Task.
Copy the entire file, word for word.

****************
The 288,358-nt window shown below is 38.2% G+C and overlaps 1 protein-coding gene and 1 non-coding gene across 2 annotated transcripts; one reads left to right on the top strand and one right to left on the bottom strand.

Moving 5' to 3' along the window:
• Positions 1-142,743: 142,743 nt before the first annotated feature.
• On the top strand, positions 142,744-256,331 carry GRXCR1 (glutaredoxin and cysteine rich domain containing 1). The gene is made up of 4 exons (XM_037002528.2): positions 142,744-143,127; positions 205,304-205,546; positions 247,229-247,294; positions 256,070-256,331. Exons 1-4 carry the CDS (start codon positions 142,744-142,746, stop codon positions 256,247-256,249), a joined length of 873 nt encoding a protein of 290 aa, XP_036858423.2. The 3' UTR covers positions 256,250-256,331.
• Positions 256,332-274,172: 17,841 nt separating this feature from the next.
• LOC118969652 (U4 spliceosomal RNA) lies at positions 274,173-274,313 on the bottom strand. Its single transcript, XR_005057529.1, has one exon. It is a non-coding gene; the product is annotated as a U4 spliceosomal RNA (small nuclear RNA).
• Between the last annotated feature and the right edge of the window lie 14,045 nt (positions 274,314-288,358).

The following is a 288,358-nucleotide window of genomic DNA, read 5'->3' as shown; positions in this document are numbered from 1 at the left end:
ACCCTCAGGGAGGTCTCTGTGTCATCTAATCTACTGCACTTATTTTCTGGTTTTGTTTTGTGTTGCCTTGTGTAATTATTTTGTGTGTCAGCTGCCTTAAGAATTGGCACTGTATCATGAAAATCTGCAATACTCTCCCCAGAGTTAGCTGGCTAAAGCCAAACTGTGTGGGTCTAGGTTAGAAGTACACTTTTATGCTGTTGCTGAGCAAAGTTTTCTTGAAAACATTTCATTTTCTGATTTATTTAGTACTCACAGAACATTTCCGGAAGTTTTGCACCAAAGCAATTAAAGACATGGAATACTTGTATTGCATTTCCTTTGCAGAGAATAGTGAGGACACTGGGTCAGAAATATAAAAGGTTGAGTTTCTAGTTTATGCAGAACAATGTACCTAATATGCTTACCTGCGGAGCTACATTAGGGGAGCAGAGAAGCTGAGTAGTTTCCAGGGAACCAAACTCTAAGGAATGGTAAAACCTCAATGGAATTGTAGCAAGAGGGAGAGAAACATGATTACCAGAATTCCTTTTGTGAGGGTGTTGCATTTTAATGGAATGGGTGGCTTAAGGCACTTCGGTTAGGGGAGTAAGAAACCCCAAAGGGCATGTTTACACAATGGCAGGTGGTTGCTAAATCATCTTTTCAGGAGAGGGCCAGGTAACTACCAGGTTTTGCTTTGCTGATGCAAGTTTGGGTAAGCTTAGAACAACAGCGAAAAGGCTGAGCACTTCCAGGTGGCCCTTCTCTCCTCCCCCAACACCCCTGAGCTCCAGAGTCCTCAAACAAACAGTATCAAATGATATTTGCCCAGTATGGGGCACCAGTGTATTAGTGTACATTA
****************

The 288,358-nt window shown below is 38.2% G+C and overlaps 1 protein-coding gene and 1 non-coding gene across 2 annotated transcripts; one reads left to right on the top strand and one right to left on the bottom strand.

Moving 5' to 3' along the window:
• Positions 1-142,743: 142,743 nt before the first annotated feature.
• On the top strand, positions 142,744-256,331 carry GRXCR1 (glutaredoxin and cysteine rich domain containing 1). The gene is made up of 4 exons (XM_037002528.2): positions 142,744-143,127; positions 205,304-205,546; positions 247,229-247,294; positions 256,070-256,331. Exons 1-4 carry the CDS (start codon positions 142,744-142,746, stop codon positions 256,247-256,249), a joined length of 873 nt encoding a protein of 290 aa, XP_036858423.2. The 3' UTR covers positions 256,250-256,331.
• Positions 256,332-274,172: 17,841 nt separating this feature from the next.
• LOC118969652 (U4 spliceosomal RNA) lies at positions 274,173-274,313 on the bottom strand. Its single transcript, XR_005057529.1, has one exon. It is a non-coding gene; the product is annotated as a U4 spliceosomal RNA (small nuclear RNA).
• Between the last annotated feature and the right edge of the window lie 14,045 nt (positions 274,314-288,358).

The following is a 288,358-nucleotide window of genomic DNA, read 5'->3' as shown; positions in this document are numbered from 1 at the left end:
ACCCTCAGGGAGGTCTCTGTGTCATCTAATCTACTGCACTTATTTTCTGGTTTTGTTTTGTGTTGCCTTGTGTAATTATTTTGTGTGTCAGCTGCCTTAAGAATTGGCACTGTATCATGAAAATCTGCAATACTCTCCCCAGAGTTAGCTGGCTAAAGCCAAACTGTGTGGGTCTAGGTTAGAAGTACACTTTTATGCTGTTGCTGAGCAAAGTTTTCTTGAAAACATTTCATTTTCTGATTTATTTAGTACTCACAGAACATTTCCGGAAGTTTTGCACCAAAGCAATTAAAGACATGGAATACTTGTATTGCATTTCCTTTGCAGAGAATAGTGAGGACACTGGGTCAGAAATATAAAAGGTTGAGTTTCTAGTTTATGCAGAACAATGTACCTAATATGCTTACCTGCGGAGCTACATTAGGGGAGCAGAGAAGCTGAGTAGTTTCCAGGGAACCAAACTCTAAGGAATGGTAAAACCTCAATGGAATTGTAGCAAGAGGGAGAGAAACATGATTACCAGAATTCCTTTTGTGAGGGTGTTGCATTTTAATGGAATGGGTGGCTTAAGGCACTTCGGTTAGGGGAGTAAGAAACCCCAAAGGGCATGTTTACACAATGGCAGGTGGTTGCTAAATCATCTTTTCAGGAGAGGGCCAGGTAACTACCAGGTTTTGCTTTGCTGATGCAAGTTTGGGTAAGCTTAGAACAACAGCGAAAAGGCTGAGCACTTCCAGGTGGCCCTTCTCTCCTCCCCCAACACCCCTGAGCTCCAGAGTCCTCAAACAAACAGTATCAAATGATATTTGCCCAGTATGGGGCACCAGTGTATTAGTGTACATTA